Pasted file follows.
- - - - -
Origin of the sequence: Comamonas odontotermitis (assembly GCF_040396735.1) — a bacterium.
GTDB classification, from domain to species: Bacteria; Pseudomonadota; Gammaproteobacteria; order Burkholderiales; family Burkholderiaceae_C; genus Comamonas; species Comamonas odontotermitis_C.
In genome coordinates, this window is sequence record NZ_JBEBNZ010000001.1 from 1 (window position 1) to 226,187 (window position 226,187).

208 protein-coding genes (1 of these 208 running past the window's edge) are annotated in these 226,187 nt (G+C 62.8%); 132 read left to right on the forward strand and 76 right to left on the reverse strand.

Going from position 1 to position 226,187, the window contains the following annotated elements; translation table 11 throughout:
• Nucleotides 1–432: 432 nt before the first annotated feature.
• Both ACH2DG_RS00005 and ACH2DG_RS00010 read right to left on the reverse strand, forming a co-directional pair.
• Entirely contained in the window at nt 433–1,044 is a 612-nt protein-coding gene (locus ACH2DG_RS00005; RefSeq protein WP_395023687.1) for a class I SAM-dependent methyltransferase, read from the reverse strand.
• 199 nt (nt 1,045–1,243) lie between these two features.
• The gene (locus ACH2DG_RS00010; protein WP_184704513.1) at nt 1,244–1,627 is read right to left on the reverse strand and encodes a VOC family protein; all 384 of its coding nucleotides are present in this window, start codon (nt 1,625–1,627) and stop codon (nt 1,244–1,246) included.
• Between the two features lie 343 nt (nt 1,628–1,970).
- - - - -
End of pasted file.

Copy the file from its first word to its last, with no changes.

Origin of the sequence: Comamonas odontotermitis (assembly GCF_040396735.1) — a bacterium.
GTDB classification, from domain to species: Bacteria; Pseudomonadota; Gammaproteobacteria; order Burkholderiales; family Burkholderiaceae_C; genus Comamonas; species Comamonas odontotermitis_C.
In genome coordinates, this window is sequence record NZ_JBEBNZ010000001.1 from 1 (window position 1) to 226,187 (window position 226,187).

208 protein-coding genes (1 of these 208 running past the window's edge) are annotated in these 226,187 nt (G+C 62.8%); 132 read left to right on the forward strand and 76 right to left on the reverse strand.

Going from position 1 to position 226,187, the window contains the following annotated elements; translation table 11 throughout:
• Nucleotides 1–432: 432 nt before the first annotated feature.
• Both ACH2DG_RS00005 and ACH2DG_RS00010 read right to left on the reverse strand, forming a co-directional pair.
• Entirely contained in the window at nt 433–1,044 is a 612-nt protein-coding gene (locus ACH2DG_RS00005; RefSeq protein WP_395023687.1) for a class I SAM-dependent methyltransferase, read from the reverse strand.
• 199 nt (nt 1,045–1,243) lie between these two features.
• The gene (locus ACH2DG_RS00010; protein WP_184704513.1) at nt 1,244–1,627 is read right to left on the reverse strand and encodes a VOC family protein; all 384 of its coding nucleotides are present in this window, start codon (nt 1,625–1,627) and stop codon (nt 1,244–1,246) included.
• Between the two features lie 343 nt (nt 1,628–1,970).